A play about a largely forgotten diplomatic drama springs to life at the New Theatre.
Telling the story of Russian intelligence agent Alexander Litvinenko and his death from radioactive poisoning in 2006 – allegedly authorized by Vladimir Putin – A Very Expensive Poison takes all the key elements of the fascinating true story and adapts it into a mashup of drama, comedy, musical, monologue, history lesson, and all-round absurd. Based on journalist Luke Harding’s novel of the same name, it’s not likely what you expect when signing up for a political drama about a true murder acknowledged across the world.
Written by Lucy Prebble, the play begins in Russia, with Marina Litvinenko (Chloe Schwank) revealing her pursuit of justice and begging for her truth to be known across the world. Next the audience is taken to a London hospital, where her husband Alexander Litvinenko (Richard Cox) is admitted. As the reality of Alexander’s condition becomes apparent, the play returns to Russia. The Litvinenko’s past, and the events that have led to the fateful day, are revealed, primarily bolstered by Alexander’s exposing of government corruption and his circle of strange individuals with questionable allegiances. It’s an interesting structure that allows Litvinenko to solve his murder before his death and give audiences the context to his poisoning.
The play is traditional for most of the first act, following tropes and narrative beats with plenty of exposition and lighthearted moments. That is, until an unexpected Fergie song starts playing, welcoming the more abstract and unusual components of the script to the stage. Shifting from traditional drama, moments of off-beat humour and the appearance of Vladimir Putin (Tasha O’Brien) allows for further exploration of the play’s key issues, though they are a bit on the nose and hit-and-miss in their impact.
Surrealism takes over the stage after the interval as the characters learn more about the figures involved. There is little reprieve from this surrealism until the play’s end, which returns to Alexander’s poisoning and the emotional impact of this on the Litvinenko’s relationship. Unfortunately, Prebble’s overly bizarre machinations dilute the message of Harding’s original story; they are quirky for the sake of it, with elements like self-referential and self-righteous monologues not allowing the actors to truly tell a story. Additional transcript readings also feel unnecessary.
Director Margaret Thanos does well with this huge story and script, wrangling it all together for the three-hour long spectacle and keeping it fresh and unexpected. Backed by a superb cast, all actors earn their spot on the stage and their performances are what keeps the interest alive. Within 16 performers taking on almost 50 characters between them, they move set objects quickly and speak in Russian accents where needed quite well. As an ensemble, they come together well and brilliantly walk the line between the differing genres and styles, while hurriedly representing their environments in trench coats or hospital attire.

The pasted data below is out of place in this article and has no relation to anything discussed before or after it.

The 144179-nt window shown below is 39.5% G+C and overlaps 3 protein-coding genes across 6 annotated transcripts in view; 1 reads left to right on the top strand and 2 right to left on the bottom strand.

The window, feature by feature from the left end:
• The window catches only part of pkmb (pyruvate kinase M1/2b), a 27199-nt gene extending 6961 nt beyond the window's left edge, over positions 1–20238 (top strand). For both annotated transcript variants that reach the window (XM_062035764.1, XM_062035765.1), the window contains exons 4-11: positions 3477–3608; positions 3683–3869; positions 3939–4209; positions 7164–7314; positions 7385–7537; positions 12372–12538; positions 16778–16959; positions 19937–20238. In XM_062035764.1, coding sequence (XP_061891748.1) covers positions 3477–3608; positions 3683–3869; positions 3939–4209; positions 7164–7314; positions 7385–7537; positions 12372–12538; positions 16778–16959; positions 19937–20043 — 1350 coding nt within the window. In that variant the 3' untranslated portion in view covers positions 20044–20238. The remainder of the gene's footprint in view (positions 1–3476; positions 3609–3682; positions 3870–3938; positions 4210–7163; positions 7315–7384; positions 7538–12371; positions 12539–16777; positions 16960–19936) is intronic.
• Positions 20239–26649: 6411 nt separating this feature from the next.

Schwank is one of the bright stars, bringing genuine emotion to all her scenes and carrying the show with ease. It’s a complex role she takes on well; her Marina grounds the play as a proud yet distraught woman who finds her voice. Cox does well to bring life to Alexander as a calm and measured man, deeply flawed and idealistic, and ultimately humanises the man dying in the hospital bed shown in ages across the world. O’Brien plays Putin equally brilliantly, hamming up the comedy for laughs and speaking with such passion that you almost believe she is the Russian president, with his wicked asides and monologues. Her timing and comedy makes her a standout, and the performer that everyone was talking about post-show.
The set by Aloma Barnes is well designed, albeit bleak and simple. Arches, staggered stairs, and platforms act like the inside of a nuclear power plant or lab, while also lending themselves well to places like apartments, hospitals and party locales. Lighting by Paris is solid, as is the costume design choices. Thanos does well to utilize the entire set, except for an unusual entrance made through the lighting box at the back of the theatre.
In the end, A Very Expensive Poison says a lot and not much at all, pointing the finger at the audience for complacency without fully regarding the geopolitical situation of 2006, or that in which we find ourselves in 2023. Its excessive length and unnecessary inclusions take away from the strong key story at its core. It’s intriguing and bombastic, leaving one enraged and uncomfortable, without a solid payoff or message that we can work with. Luckily, for those seeking a clearer political statement and condemnation with a splash of humour, you’ve arrived at the right place and the right show.